Your company's buying back stock? Hurray! Or should that be "Boo!"?
According to Boston University finance professor Allen Michel, when a company announces it's buying back stock, that stock tends to outperform the market by 2% to 4% more than it otherwise would have over the ensuing six months.
But multiple studies show that over the long term, buybacks actually destroy shareholder value. CNBC pundit Jim Cramer cites the example of big banks that bought back shares in 2007-2008 -- just before their stocks fell off a cliff. Far from buy signals, Cramer calls buybacks "a false sign of health ... and often a waste of shareholders' money." Indeed, the Financial Times recently warned: "the implied returns over a period from buy-backs by big companies would have been laughed out of the boardroom if they had been proposed for investment in ... conventional projects."
So why run buybacks at all? According to FT, management can use them to goose per-share earnings, which helps CEOs earn bonuses based on "performance." Also, the investment banks that run buybacks earn income and fees from promoting them. But you and me? Unless the purchase price is less than the shares' intrinsic value, we miss out.
And we're about to miss out again.
Procter & Gamble (NYSE:PG)
Procter & Gamble surprised a lot of investors last week -- and pleasantly -- when instead of reporting the $1.11 a share in fiscal-second-quarter profit it had been expected to produce, the company announced it actually earned $1.22. P&G shares promptly popped 4% in response to the news. Sadly, what should surprise exactly no one is that now that the stock costs more, management has decided to buy more of it, saying it now plans to buy back at least $5 billion of its shares.
That's a bad decision, and I'll tell you why.
Priced at 15.5 times earnings, P&G certainly looks cheap enough, but looks can be deceiving: 15.5 times earnings is actually a bit expensive, considering that few analysts expect the company to grow its profits any faster than 8% a year over the next five years. It's also a deceptively low-looking number for two reasons: First, it doesn't take into account P&G's $26.5 billion net-debt load. (If that were counted as part of its market cap, we'd be saying P&G has a P/E of 17.7.) Second, it doesn't mention that with just $10.7 billion in free cash flow backing up its earnings, P&G actually only generates about $0.83 in real cash profit for every $1 it says it's "earning."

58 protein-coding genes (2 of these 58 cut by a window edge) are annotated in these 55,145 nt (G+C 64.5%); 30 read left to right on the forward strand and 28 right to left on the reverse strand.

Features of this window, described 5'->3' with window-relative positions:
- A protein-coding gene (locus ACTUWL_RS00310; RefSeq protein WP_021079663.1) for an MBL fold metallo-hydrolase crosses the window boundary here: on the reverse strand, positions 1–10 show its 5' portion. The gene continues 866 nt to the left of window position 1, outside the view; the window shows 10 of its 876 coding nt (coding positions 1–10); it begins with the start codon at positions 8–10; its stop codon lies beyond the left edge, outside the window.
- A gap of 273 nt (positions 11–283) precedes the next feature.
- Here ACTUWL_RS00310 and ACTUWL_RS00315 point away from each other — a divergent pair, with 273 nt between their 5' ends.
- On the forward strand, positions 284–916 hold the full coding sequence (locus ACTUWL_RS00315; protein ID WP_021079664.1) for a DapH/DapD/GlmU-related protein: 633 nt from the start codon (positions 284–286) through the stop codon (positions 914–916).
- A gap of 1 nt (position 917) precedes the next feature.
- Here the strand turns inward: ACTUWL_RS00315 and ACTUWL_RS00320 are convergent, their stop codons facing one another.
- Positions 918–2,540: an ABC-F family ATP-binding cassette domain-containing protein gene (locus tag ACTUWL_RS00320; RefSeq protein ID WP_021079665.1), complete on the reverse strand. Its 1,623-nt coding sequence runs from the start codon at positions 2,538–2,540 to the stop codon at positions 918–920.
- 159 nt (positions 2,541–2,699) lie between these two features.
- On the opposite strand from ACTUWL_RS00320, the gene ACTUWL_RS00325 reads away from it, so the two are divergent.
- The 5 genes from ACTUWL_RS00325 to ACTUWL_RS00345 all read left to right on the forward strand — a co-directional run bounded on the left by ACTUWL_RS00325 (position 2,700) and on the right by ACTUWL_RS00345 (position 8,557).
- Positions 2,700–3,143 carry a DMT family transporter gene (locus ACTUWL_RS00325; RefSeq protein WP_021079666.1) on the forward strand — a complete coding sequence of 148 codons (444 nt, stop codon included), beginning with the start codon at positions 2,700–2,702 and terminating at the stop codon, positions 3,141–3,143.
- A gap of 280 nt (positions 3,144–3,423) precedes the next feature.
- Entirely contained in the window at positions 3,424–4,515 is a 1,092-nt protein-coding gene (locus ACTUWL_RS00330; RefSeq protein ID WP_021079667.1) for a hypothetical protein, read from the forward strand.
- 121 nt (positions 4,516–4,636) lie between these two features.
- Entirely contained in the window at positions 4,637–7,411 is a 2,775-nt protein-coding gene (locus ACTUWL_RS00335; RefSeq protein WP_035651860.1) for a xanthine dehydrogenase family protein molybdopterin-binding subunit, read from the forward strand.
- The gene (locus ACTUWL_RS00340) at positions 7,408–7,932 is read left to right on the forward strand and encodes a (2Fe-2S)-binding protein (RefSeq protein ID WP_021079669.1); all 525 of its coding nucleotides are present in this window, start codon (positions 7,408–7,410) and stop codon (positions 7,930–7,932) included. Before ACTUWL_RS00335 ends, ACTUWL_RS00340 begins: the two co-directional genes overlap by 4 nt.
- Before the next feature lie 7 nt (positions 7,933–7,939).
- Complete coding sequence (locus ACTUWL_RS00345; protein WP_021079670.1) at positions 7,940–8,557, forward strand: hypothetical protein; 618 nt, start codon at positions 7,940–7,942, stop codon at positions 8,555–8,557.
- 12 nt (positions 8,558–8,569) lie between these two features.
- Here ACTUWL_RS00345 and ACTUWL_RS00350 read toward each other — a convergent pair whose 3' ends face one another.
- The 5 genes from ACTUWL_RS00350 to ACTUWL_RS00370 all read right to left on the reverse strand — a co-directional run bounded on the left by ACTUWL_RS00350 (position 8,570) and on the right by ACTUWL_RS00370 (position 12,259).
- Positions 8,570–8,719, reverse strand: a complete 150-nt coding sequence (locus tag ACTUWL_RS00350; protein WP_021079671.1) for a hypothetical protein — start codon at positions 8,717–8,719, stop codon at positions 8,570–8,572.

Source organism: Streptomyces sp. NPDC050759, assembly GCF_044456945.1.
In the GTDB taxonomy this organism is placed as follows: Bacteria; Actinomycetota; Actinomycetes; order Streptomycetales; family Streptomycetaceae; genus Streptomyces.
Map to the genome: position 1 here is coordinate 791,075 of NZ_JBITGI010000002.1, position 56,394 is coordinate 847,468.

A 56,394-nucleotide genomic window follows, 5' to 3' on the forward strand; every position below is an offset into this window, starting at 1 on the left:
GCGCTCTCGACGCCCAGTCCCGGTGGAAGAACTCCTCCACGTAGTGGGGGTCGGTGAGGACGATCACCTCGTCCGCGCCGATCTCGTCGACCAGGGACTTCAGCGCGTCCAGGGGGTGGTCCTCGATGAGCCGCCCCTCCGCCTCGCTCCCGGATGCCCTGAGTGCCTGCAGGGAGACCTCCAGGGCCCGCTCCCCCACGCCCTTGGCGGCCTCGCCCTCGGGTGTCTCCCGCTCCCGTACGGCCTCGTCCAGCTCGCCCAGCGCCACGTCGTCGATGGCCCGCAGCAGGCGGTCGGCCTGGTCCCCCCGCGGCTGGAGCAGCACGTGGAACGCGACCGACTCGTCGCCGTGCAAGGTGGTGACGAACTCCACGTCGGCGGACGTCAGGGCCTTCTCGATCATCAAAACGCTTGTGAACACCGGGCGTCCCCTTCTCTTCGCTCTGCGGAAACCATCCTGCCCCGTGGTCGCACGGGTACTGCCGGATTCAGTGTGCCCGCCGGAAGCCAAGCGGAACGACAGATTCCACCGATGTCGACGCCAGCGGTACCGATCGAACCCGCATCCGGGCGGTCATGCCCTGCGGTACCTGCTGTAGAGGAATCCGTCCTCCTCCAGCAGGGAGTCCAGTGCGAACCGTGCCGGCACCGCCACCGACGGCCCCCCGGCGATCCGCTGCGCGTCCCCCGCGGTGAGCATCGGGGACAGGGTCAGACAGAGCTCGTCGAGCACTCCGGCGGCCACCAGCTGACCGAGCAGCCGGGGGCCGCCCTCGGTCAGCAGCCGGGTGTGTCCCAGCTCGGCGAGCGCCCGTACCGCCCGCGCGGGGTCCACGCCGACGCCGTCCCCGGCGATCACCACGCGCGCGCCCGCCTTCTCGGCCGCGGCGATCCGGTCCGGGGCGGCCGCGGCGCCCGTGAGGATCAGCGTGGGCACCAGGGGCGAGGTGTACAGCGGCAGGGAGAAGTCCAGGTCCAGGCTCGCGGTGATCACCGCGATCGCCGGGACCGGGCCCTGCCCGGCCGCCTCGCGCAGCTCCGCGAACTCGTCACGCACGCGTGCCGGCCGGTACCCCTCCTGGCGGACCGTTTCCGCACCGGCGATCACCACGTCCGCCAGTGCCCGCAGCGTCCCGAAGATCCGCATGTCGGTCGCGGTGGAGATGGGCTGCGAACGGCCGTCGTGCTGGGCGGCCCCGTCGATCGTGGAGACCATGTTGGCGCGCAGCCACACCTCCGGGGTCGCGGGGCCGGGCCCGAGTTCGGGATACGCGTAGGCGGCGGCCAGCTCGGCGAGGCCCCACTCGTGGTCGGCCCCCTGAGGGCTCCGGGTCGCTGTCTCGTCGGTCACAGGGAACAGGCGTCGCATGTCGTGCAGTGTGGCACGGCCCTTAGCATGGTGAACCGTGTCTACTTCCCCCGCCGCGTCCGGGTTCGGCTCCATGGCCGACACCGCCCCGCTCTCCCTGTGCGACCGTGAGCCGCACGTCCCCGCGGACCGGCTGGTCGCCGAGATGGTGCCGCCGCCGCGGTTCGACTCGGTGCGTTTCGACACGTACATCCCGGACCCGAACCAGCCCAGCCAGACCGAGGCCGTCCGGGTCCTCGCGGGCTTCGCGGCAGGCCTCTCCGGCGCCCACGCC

Then again, at least Procter & Gamble has free cash flow. Because our other featured cash-profligate today -- Nokia -- does not.
Oh, sure. I know I gave Nokia props last week for finally turning in an FCF-positive fourth quarter. I even expressed some hope that the company is turning itself around. Remember, though, that this is for now just a hope. And remember, too, that one FCF-positive quarter doesn't change the fact that Nokia burned cash the other three quarters of last year, and ended the year nearly $1.1 billion in the red for cash-burn. Regardless, the company promised to make all that right, and spend more than a billion dollars buying back as many as 370 million Nokia shares over the next 18 months. Of course, to find the cash to do this, Nokia had to suspend its popular dividend program.
My reaction: Thanks, but no thanks, Nokia. If it's all the same to you, I'd rather take the cash. Then, if the numbers look right, I can buy back your shares myself.
Come to think of it, though, if Nokia could be persuaded to reinstate its dividend, I might actually be tempted to spend the money on another stock entirely. You see, I don't like to end this column on a down note, and fortunately, this week I don't have to. Because as it turns out, one company that's buying back shares today -- Herbalife -- actually looks like quite a good bargain.
Priced at a lowly 11.3 times earnings, but growing these earnings at upward of 15% a year (and not for nothing, paying a 2.8% dividend yield to boot), Herbalife shares look awfully tempting at today's prices.
Is the stock controversial? Is it "risky?" Sure it is. That's why hedge fund honcho Bill Ackman is shorting Herbalife. But if you ask me, the $427 million in real free cash flow this company generated over the past year is proof positive that Herbalife is for real, and its profits reliable. Unless and until that changes, I think Herbalife's entirely right to be buying back shares -- as it recently promised to do.
Unless you think the company is bald-faced lying about its cash flows, you might want to pick up a few shares, too.